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Studies on stomatal function, epicuticular wax and stem-root transition region of polyethylene glycol-treated and nontreatedin vitro grape plantlets

  • Massoma Ali-Ahmad
  • Harrison G. Hughes
  • Farida Safadi
Cell Biology

Summary

Scanning electron microscopy, light microscopy, and gravimetric analysis was used to evaluate stomatal function, epicuticular wax, and the stem-root transition region of grape (Vitis sp. ‘Valiant’) plantlets grownin vitro, polyethylene glycoltreatedin vitro, and greenhouse-grown plants. Scanning electron microscopic studies of leaf surfaces ofin vitro-grown plants showed widely open stomata as compared to leaf stomata of polyethylene glycol-treatedin vitro-cultured and greenhouse-grown plants. Ultrastructurally, leaf epicuticular wax ofin vitro plants was less dense than in their polyethylene-treated and greenhouse counterparts. Quantitatively,in vitro-grown plants had reduced epicuticular was as compared to polyethylene glycol-treated and greenhouse-grown plants. Light microscopic studies showed no obvious differences in the vascular connections in the stem-root transition region ofin vitro-cultured, polyethylene glycol-treatedin vitro-cultured, and greenhouse-grown plants. It is therefore likely that the rapid wilting and desiccation observed after transplantingin vitro grape plantlets is due to their defective stomatal function and reduced epicuticular wax and may not be due to poor water transport associated with vascular connection.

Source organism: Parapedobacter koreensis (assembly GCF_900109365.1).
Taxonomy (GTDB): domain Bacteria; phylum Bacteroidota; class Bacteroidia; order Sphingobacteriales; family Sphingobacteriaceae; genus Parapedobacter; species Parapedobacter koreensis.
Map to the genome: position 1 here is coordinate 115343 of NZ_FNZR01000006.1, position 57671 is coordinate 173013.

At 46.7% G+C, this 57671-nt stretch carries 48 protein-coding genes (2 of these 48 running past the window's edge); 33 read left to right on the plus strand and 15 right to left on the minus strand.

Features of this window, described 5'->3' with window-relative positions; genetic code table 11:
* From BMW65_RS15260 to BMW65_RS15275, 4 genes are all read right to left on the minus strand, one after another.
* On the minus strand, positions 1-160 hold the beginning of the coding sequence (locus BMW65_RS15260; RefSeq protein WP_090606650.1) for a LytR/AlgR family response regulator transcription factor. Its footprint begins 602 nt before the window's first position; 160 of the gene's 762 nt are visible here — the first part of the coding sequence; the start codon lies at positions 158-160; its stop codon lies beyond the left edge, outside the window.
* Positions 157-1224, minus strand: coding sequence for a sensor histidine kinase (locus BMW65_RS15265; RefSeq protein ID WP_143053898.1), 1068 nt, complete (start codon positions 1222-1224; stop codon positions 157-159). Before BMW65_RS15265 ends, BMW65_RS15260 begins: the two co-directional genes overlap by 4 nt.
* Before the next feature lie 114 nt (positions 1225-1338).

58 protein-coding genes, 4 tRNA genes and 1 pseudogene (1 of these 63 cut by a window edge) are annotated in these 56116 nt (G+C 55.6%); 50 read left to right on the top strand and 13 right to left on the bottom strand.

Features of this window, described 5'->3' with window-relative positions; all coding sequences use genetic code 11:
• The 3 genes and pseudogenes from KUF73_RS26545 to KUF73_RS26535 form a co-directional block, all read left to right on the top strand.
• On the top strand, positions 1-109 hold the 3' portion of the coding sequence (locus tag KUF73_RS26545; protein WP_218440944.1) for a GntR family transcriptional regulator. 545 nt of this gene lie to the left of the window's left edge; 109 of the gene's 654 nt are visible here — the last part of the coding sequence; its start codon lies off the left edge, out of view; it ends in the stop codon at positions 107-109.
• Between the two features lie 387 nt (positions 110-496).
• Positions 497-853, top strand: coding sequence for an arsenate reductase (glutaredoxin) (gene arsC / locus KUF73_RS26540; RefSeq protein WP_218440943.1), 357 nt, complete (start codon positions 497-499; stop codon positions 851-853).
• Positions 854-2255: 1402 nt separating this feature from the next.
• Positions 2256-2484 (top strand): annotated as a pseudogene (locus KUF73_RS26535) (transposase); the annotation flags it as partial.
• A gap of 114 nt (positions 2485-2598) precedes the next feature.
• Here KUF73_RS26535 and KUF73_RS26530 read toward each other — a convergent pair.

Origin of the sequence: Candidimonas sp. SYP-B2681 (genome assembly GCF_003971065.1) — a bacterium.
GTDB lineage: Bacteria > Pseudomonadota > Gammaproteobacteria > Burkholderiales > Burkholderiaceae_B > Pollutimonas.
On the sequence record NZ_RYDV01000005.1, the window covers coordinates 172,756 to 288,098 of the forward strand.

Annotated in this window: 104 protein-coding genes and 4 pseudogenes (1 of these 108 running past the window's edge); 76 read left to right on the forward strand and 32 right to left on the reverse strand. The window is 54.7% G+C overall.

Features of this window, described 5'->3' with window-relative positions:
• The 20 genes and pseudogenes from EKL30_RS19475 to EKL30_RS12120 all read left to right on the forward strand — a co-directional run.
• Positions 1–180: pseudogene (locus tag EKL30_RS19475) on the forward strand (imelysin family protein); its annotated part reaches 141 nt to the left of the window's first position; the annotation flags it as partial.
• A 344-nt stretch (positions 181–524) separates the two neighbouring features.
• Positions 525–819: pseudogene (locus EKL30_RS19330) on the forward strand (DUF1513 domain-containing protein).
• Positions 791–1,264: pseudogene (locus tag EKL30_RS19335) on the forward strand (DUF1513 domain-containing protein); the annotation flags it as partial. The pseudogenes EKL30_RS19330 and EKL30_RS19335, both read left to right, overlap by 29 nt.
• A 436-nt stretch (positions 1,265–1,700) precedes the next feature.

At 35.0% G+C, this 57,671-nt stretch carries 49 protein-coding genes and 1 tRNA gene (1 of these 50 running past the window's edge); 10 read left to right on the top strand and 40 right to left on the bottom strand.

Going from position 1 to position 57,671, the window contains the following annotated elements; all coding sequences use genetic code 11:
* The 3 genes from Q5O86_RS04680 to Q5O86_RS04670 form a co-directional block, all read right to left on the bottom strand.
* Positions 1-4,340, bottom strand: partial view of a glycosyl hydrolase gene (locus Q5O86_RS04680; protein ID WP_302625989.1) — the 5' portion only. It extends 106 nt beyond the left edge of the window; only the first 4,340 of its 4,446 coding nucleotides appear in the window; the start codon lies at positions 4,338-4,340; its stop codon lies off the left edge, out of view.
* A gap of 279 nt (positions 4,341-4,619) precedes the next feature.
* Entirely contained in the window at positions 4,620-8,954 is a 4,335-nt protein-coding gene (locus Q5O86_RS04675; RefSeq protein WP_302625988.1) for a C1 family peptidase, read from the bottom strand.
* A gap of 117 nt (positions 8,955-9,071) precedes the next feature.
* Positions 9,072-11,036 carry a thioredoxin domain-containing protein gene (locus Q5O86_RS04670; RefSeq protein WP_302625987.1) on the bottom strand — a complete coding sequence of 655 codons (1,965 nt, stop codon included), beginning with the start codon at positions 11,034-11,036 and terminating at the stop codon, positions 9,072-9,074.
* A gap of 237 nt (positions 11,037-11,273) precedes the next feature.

Key words

acclimatization grape Vitis sp. ‘Valiant’ in vitro micropropagation epicuticular wax 

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Copyright information

© Society for In Vitro Biology 1998

Authors and Affiliations

  • Massoma Ali-Ahmad
    • 1
  • Harrison G. Hughes
    • 2
  • Farida Safadi
    • 3
  1. 1.Plant Biotechnology Laboratory, Division of Agricultural SciencesFlorida A & M UniversityTallahassee
  2. 2.Department of Horticulture and Landscape ArchitectureColorado State UniversityFort Collins
  3. 3.Department of BiologyColorado State UniversityFort Collins

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